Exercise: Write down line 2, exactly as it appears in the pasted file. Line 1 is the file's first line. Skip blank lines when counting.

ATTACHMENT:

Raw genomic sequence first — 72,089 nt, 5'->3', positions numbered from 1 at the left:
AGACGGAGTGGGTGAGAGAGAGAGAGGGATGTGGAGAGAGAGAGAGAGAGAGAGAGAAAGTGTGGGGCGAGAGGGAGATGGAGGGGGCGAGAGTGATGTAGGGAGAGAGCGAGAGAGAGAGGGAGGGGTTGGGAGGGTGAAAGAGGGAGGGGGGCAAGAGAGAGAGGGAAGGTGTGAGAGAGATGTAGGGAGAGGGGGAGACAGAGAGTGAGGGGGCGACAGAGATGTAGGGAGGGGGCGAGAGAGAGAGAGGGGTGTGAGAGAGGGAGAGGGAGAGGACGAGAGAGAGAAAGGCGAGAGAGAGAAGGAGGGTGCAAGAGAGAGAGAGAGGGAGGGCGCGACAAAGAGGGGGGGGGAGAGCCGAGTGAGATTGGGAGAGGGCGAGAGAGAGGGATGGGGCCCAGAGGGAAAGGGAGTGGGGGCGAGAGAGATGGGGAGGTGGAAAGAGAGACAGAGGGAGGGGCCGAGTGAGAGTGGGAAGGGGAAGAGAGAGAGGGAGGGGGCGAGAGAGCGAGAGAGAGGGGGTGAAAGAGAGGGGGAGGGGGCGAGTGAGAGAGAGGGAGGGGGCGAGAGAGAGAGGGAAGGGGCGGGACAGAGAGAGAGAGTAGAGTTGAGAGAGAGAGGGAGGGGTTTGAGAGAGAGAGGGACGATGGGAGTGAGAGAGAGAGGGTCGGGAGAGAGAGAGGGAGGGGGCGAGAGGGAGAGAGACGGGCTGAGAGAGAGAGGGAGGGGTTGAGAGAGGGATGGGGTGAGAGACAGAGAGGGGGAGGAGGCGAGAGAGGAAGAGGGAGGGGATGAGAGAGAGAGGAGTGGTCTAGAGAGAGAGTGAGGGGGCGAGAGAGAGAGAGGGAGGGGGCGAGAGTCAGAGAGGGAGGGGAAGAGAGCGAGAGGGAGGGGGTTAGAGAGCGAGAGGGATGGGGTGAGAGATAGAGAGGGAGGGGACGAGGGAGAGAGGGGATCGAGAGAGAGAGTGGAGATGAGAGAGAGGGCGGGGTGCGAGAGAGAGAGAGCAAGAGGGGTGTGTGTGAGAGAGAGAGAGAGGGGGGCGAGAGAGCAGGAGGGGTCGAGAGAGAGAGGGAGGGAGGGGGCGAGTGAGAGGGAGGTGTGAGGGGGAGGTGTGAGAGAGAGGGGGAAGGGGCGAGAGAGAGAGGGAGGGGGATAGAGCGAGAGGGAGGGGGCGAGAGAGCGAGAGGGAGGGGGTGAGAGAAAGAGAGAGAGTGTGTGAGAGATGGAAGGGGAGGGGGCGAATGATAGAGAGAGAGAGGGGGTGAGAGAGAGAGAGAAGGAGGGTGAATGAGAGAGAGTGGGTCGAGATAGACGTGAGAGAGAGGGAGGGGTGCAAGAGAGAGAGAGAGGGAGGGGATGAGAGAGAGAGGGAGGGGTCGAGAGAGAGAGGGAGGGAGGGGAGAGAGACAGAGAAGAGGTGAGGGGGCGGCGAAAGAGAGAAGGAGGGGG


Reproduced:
AGACGGAGTGGGTGAGAGAGAGAGAGGGATGTGGAGAGAGAGAGAGAGAGAGAGAGAAAGTGTGGGGCGAGAGGGAGATGGAGGGGGCGAGAGTGATGTAGGGAGAGAGCGAGAGAGAGAGGGAGGGGTTGGGAGGGTGAAAGAGGGAGGGGGGCAAGAGAGAGAGGGAAGGTGTGAGAGAGATGTAGGGAGAGGGGGAGACAGAGAGTGAGGGGGCGACAGAGATGTAGGGAGGGGGCGAGAGAGAGAGAGGGGTGTGAGAGAGGGAGAGGGAGAGGACGAGAGAGAGAAAGGCGAGAGAGAGAAGGAGGGTGCAAGAGAGAGAGAGAGGGAGGGCGCGACAAAGAGGGGGGGGGAGAGCCGAGTGAGATTGGGAGAGGGCGAGAGAGAGGGATGGGGCCCAGAGGGAAAGGGAGTGGGGGCGAGAGAGATGGGGAGGTGGAAAGAGAGACAGAGGGAGGGGCCGAGTGAGAGTGGGAAGGGGAAGAGAGAGAGGGAGGGGGCGAGAGAGCGAGAGAGAGGGGGTGAAAGAGAGGGGGAGGGGGCGAGTGAGAGAGAGGGAGGGGGCGAGAGAGAGAGGGAAGGGGCGGGACAGAGAGAGAGAGTAGAGTTGAGAGAGAGAGGGAGGGGTTTGAGAGAGAGAGGGACGATGGGAGTGAGAGAGAGAGGGTCGGGAGAGAGAGAGGGAGGGGGCGAGAGGGAGAGAGACGGGCTGAGAGAGAGAGGGAGGGGTTGAGAGAGGGATGGGGTGAGAGACAGAGAGGGGGAGGAGGCGAGAGAGGAAGAGGGAGGGGATGAGAGAGAGAGGAGTGGTCTAGAGAGAGAGTGAGGGGGCGAGAGAGAGAGAGGGAGGGGGCGAGAGTCAGAGAGGGAGGGGAAGAGAGCGAGAGGGAGGGGGTTAGAGAGCGAGAGGGATGGGGTGAGAGATAGAGAGGGAGGGGACGAGGGAGAGAGGGGATCGAGAGAGAGAGTGGAGATGAGAGAGAGGGCGGGGTGCGAGAGAGAGAGAGCAAGAGGGGTGTGTGTGAGAGAGAGAGAGAGGGGGGCGAGAGAGCAGGAGGGGTCGAGAGAGAGAGGGAGGGAGGGGGCGAGTGAGAGGGAGGTGTGAGGGGGAGGTGTGAGAGAGAGGGGGAAGGGGCGAGAGAGAGAGGGAGGGGGATAGAGCGAGAGGGAGGGGGCGAGAGAGCGAGAGGGAGGGGGTGAGAGAAAGAGAGAGAGTGTGTGAGAGATGGAAGGGGAGGGGGCGAATGATAGAGAGAGAGAGGGGGTGAGAGAGAGAGAGAAGGAGGGTGAATGAGAGAGAGTGGGTCGAGATAGACGTGAGAGAGAGGGAGGGGTGCAAGAGAGAGAGAGAGGGAGGGGATGAGAGAGAGAGGGAGGGGTCGAGAGAGAGAGGGAGGGAGGGGAGAGAGACAGAGAAGAGGTGAGGGGGCGGCGAAAGAGAGAAGGAGGGGG